As power is slowly restored in Southampton Town, some fortunate areas have benefited from never losing electricity — including Bridgehampton and Southampton Village's Main Streets.
But having the lights on simply isn't enough to return to normalcy for many businesses. There are certain things area residents are desperate for during a blackout, and other products and services that apparently can wait.
At Thayer's Hardware & Patio in Bridgehampton, flashlights, lanterns and batteries have flown off the shelves. Many items have sold out, and the store was down to a few dozen D batteries and a couple Maglites left as of Thursday morning.
Employee Owen Barbour said that it could be a couple days before certain products are restocked, because not only is Thayer's selling out of them, but so are the wholesale suppliers.
Barbour said that though there was a slow start to hurricane-supply sales on Friday, business really picked up Monday. "Everything was sold out pretty quick," he said.
There was one shipment since Monday so far, and another expected Friday with more flashlights and Shop-Vacs.
"It's kind of like scrapping the bottom of the barrel of what they had left," Barbour said of the suppliers.
Shop-Vacs and sump pumps have sold well, according to Barbour, but he pointed out that many people who had flooding at their homes also lost power, so unless they have generators they can't use the machines.
Some customers who never lost power or didn't experience much damage tried to return products such as flashlights and tarps, Barbour said, but they were not accepted. There are no returns on storm merchandise. "We don't rent tools, we don't rent flashlights," he said.
Barbour said there was a steady stream of customers on Tuesday, though the uptick in business has tapered off since then.
At Pierre's, a Main Street restaurant in Bridgehampton, business has been booming as residents who can't cook at home due to not having any power look for a hot meal.
Owner Pierre Weber said the only time the restaurant closed all week was Monday night, so the employees could get home before the worst of the storm. But the restaurant was back open on Tuesday for breakfast, and power was never lost.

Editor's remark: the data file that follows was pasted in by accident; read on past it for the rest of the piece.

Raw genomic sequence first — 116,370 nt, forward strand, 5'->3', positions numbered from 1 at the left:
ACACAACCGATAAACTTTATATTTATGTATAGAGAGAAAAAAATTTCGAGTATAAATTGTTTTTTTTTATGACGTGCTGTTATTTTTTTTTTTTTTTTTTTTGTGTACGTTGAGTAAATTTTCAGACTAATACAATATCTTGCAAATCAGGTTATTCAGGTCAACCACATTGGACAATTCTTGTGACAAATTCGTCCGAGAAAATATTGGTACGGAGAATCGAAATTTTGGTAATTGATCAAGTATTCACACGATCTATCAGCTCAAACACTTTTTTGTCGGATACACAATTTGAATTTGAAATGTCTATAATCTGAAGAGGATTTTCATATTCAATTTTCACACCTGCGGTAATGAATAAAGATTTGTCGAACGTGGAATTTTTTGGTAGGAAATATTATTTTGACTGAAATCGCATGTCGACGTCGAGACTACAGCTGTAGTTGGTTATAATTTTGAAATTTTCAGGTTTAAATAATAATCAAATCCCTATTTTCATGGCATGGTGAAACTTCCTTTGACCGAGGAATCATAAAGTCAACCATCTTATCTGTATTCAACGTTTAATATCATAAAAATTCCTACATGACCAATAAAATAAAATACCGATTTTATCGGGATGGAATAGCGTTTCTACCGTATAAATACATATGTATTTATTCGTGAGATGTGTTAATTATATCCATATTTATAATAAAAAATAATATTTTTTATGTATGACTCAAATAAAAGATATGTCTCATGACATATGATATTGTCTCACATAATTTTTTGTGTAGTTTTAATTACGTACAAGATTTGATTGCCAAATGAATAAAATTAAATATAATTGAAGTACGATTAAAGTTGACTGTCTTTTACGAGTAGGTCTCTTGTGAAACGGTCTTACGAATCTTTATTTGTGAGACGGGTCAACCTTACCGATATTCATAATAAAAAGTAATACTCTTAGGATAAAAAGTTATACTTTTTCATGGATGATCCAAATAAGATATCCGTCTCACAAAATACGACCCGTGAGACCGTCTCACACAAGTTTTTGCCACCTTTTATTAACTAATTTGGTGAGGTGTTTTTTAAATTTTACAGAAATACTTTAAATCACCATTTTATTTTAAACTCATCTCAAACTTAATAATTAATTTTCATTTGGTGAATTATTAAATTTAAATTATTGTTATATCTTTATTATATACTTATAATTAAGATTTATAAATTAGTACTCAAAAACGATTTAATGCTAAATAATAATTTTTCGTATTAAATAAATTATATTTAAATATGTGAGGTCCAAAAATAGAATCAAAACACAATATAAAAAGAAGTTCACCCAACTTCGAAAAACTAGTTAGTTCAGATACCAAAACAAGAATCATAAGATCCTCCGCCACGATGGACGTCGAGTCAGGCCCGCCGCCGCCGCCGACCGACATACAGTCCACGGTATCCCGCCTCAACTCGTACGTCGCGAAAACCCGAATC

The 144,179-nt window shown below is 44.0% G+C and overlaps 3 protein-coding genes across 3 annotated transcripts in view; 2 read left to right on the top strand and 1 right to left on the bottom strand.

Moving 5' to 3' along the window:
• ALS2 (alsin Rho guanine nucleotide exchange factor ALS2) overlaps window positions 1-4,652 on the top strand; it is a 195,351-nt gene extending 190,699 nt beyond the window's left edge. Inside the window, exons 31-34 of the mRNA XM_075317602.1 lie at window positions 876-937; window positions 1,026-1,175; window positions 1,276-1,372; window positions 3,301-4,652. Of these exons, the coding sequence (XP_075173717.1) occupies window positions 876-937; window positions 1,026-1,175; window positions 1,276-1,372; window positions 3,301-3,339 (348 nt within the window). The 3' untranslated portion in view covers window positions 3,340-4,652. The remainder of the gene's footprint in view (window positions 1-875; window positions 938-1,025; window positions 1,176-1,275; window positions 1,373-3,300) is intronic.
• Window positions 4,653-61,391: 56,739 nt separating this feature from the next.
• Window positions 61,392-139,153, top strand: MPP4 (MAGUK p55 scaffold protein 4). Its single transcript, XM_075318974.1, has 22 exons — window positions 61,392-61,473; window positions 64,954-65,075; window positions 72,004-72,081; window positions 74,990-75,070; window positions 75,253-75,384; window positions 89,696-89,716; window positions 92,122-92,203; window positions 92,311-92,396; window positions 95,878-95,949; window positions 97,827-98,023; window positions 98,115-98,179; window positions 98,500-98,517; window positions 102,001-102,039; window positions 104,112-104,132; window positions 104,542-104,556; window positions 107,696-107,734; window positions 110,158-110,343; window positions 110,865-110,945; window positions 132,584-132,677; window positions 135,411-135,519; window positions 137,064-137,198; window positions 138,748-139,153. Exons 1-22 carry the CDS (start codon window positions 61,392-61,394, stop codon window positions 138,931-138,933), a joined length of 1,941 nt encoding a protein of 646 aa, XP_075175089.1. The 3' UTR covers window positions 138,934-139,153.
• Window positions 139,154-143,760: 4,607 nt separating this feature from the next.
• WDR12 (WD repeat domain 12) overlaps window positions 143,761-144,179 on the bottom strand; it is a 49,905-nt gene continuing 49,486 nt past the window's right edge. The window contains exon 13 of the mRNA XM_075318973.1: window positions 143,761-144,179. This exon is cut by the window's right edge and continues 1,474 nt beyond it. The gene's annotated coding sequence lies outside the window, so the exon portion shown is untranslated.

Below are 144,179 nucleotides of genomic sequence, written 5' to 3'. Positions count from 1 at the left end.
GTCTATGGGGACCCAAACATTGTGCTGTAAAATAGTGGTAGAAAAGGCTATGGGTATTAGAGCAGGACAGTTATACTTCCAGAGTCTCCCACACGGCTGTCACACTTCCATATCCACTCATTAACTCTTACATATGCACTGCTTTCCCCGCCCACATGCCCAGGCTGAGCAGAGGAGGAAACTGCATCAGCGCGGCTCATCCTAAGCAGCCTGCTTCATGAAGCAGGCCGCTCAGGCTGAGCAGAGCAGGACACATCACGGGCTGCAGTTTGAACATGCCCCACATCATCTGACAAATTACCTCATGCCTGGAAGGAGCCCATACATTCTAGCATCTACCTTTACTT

Many who woke up without power saw the lights were on at Pierre's and came down to charge up their phones and computers, and to eat, Weber said. The rush continued all day into the night, but the kitchen was not fully stocked because the storm had canceled deliveries, he said. "As the night was going, we were running out of chicken and lobster and meat."
Weber said he feels very fortunate to have the power on at his business and home, so he can provide a service to the community when they really need it, and his heart goes out to those hardest hit by the storm. "These poor people, their lives are turned upside down," he said.
Paul Orenstein, an East Hampton resident and the owner of Hampton Briggs Antiques in Bridgehampton, said the Hamptons were lucky that it did not get hit with as much rain as other areas. Rainsoaked ground combined with 80-mile-per-hour winds would have meant more trees toppling, he said.
He reopened his store Thursday morning, but by around noon no one had come there to shop. People are preoccupied with a lot of other things post-storm besides shopping, he said.
Scott Harrison, the owner of Harrison Pictures & Framing, next door to Hampton Briggs Antiques, said he hasn't seen one customer all week.
Marty O'Neill, an Ocean Road resident who came to charge her phone and visit Orenstein and Harrison Thursday morning, said she had been getting takeout from Pierre's for three meals a day since she lost power during the storm. But her home is still standing and there was no water damage, she said.
"A lot of water came up from the ocean and Sam's Creek," O'Neill said. While she is still without power, she said it is just an inconvenience, and she counts herself as blessed.